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If only our game had more players like Glenn Ferguson


Management game is tough: Ballymena's Glenn Ferguson

Management game is tough: Ballymena's Glenn Ferguson

Management game is tough: Ballymena's Glenn Ferguson

Ballymena United move in mysterious ways. You would have expected the club to kick on after they won the County Antrim Shield last season.

Surely the confidence gained from that fairytale moment – the first piece of silverware grasped by the club in 23 years – would have resulted in the Sky Blues shooting up the table.

Bizarrely, the Braidmen have failed to build on that trophy success.

Now it's impossible to escape the irony of one of the greatest strikers in the history of Irish League football struggling to get his players to hit the onion bag.

Friday night's 1-0 loss at Ballinamallard means that Glenn Ferguson's side have not scored a league goal in more than five hours of football.

There have been disappointing league defeats to Glenavon, Ards, Cliftonville, Linfield, Warrenpoint Town and now the Mallards.

United lie in 10th position with only 10 points. Second from bottom Warrenpoint, who held Portadown at the weekend, are two points behind Spike's men and have them in their sights.

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On the long journey back from Fermanagh, Ferguson will have had plenty of time to analayse where his plans came apart at Ferney Park.

So with us now being into the sacking season, are the Sky Blues going to change their manager?

There are far too many intelligent people at United for any kind of crazy knee-jerk reaction like that.

Ferguson knows it's a results based business and he must try to fix the problem. Meanwhile, I think most of the rest of us are looking on with a clear understanding of how lonely and difficult a job managing a football club is.

It's not easy. We may all think we can do it, but we're talking nonsense most of the time. Ferguson spent most of his playing career in dressing rooms that were packed with players who have a winning mentality, players who knew what it takes to win matches, cups and league titles.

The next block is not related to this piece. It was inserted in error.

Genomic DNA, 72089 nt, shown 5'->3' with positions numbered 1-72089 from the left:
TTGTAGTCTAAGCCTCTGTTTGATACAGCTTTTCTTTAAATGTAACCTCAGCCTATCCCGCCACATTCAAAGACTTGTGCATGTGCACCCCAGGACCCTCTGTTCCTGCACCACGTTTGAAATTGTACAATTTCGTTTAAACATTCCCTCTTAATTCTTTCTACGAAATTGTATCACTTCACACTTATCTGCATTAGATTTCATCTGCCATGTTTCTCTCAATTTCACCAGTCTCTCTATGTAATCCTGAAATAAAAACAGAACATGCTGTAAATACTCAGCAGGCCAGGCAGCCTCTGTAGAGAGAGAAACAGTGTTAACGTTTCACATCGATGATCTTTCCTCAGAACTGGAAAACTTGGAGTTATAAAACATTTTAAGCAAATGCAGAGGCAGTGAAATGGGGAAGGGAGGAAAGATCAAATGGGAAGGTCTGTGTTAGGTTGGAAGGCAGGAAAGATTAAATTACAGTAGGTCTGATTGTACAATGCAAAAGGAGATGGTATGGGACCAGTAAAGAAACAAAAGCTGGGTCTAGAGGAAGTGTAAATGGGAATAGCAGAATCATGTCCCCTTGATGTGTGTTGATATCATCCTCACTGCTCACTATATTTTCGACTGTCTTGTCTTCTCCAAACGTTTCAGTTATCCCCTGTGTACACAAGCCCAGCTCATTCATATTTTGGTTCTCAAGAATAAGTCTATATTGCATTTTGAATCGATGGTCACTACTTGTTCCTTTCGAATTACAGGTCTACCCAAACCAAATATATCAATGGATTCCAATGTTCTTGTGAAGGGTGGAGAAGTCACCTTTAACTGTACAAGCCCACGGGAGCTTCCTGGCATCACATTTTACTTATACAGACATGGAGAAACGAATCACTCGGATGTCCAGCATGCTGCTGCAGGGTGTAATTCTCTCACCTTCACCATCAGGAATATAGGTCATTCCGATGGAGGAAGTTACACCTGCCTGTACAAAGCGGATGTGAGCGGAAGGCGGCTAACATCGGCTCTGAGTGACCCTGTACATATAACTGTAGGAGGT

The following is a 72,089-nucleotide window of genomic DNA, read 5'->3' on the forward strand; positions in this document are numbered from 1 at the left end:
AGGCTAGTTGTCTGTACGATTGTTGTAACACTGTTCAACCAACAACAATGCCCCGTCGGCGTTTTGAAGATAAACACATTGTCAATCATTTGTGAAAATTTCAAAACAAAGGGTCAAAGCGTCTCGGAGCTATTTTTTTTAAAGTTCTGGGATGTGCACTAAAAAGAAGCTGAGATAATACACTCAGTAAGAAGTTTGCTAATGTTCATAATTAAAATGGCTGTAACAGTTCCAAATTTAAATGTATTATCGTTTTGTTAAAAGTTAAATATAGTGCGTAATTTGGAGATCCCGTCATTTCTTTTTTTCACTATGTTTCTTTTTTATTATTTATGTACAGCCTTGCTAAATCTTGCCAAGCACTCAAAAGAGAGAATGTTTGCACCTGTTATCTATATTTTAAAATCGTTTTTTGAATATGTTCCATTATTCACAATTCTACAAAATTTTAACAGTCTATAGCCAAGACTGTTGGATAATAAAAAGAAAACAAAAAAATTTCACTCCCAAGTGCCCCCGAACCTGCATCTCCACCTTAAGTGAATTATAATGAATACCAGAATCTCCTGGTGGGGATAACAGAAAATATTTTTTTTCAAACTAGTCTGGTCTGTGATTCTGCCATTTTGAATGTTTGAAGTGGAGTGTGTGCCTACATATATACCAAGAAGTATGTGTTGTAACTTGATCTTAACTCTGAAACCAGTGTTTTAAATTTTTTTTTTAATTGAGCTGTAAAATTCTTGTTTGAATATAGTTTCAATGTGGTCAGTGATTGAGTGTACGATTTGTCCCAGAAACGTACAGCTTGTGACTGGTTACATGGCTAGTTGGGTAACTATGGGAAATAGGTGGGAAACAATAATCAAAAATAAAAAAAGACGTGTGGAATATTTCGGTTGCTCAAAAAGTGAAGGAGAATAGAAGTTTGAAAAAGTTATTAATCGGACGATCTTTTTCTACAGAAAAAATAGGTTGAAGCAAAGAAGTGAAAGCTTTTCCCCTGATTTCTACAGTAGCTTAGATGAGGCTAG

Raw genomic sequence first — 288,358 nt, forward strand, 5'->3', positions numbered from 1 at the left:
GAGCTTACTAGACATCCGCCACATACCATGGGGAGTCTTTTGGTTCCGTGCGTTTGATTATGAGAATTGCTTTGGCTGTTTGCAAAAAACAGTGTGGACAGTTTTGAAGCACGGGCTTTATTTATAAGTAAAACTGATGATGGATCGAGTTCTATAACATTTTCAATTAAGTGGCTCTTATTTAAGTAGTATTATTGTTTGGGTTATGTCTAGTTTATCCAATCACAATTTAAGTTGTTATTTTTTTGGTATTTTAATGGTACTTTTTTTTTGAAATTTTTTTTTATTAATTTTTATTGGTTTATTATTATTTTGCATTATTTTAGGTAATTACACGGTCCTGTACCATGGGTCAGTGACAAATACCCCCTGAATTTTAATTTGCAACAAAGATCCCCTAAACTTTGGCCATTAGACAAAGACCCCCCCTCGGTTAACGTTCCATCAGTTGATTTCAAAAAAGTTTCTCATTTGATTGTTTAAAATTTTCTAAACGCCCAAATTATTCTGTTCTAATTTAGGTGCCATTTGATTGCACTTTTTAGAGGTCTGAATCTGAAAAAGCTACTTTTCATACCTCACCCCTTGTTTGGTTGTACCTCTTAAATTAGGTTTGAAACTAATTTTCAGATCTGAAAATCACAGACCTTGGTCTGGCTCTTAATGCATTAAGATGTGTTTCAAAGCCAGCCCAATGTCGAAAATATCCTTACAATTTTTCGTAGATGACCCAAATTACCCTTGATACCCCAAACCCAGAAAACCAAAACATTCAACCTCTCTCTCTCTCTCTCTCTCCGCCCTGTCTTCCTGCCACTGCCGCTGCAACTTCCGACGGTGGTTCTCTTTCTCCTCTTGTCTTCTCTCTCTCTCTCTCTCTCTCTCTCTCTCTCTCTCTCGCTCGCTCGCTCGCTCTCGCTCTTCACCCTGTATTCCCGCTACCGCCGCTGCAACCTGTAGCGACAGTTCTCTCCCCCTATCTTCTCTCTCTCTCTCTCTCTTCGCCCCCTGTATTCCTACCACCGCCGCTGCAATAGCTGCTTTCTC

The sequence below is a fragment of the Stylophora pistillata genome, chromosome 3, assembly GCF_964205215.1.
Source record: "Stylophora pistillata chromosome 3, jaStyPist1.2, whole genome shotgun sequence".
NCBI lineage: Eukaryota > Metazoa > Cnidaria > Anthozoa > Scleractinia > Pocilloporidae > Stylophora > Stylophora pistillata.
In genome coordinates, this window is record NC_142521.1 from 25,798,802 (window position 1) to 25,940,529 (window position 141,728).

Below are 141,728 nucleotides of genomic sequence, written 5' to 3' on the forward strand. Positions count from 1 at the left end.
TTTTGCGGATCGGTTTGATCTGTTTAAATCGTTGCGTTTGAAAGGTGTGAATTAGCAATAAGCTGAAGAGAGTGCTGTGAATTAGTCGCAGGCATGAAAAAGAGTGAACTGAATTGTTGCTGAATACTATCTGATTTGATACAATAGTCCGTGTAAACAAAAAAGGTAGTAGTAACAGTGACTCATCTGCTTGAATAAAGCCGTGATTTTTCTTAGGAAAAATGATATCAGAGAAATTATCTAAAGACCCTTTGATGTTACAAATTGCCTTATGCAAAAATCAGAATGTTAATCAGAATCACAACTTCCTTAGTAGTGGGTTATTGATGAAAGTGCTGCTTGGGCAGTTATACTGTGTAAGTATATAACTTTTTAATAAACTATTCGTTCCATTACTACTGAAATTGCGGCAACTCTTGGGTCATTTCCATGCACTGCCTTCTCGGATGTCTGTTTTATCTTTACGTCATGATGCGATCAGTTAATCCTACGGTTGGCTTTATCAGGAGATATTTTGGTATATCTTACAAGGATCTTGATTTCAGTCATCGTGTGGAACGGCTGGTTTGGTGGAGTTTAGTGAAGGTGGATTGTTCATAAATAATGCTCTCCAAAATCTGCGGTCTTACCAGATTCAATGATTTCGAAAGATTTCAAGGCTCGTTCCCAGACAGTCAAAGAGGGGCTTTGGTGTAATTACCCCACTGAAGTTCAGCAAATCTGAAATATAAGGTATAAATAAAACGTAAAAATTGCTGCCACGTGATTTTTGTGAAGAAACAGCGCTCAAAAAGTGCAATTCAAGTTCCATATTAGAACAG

Just as Manchester United legend Roy Keane discovered when he went into management, not all the modern day players are willing to sweat for the cause in the way he did.

Ferguson has been searching high and low for players who can improve his side but where are they? I'm starting to feel this is a question which is taking on increasing importance in the Irish League.

Just as we ask where is the next David Healy coming from at international level, we should be asking where is the next 21-year-old Glenn Ferguson going to come from?

Is our production line breaking down? Other than Liam Boyce and Joe Gormley, how many other young players are breaking through that look capable of becoming heroes and legends?

There are plenty of talented players in the Irish League and the standard of the game is much higher than many critics claim but I'm looking for fresh faces who can really hit the big time.

We are constantly told that Glentoran are one of the biggest teams in the country but where is their modern day equivalent of Cleary, Caskey, Morrison, Macartney, Jameson? Surnames are only necessary when you've made it into the hall of fame.

Linfield legend Ferguson isn't the only manager hunting for born winners like these legends but it's a painstaking search.

Life was very different 20, 30 and 40 years ago. Sometimes I think that if George Best was given access to an iPhone, Xbox and PlayStation he might never have ventured along the road to greatness with a ball at his feet.

Maybe before we start hammering managers and call for them to be sacked, we should acknowledge that players need to take responsibility for their performances. They can retreat into the shadows while the manager is left to explain why they bottled it.

Ferguson is still learning the managerial game and let's not forget his side are only two games away from retaining the trophy they won last season.

Finding players who possess the right talent, attitude and winning mentality is the shared goal but I fear that mission has never been more difficult.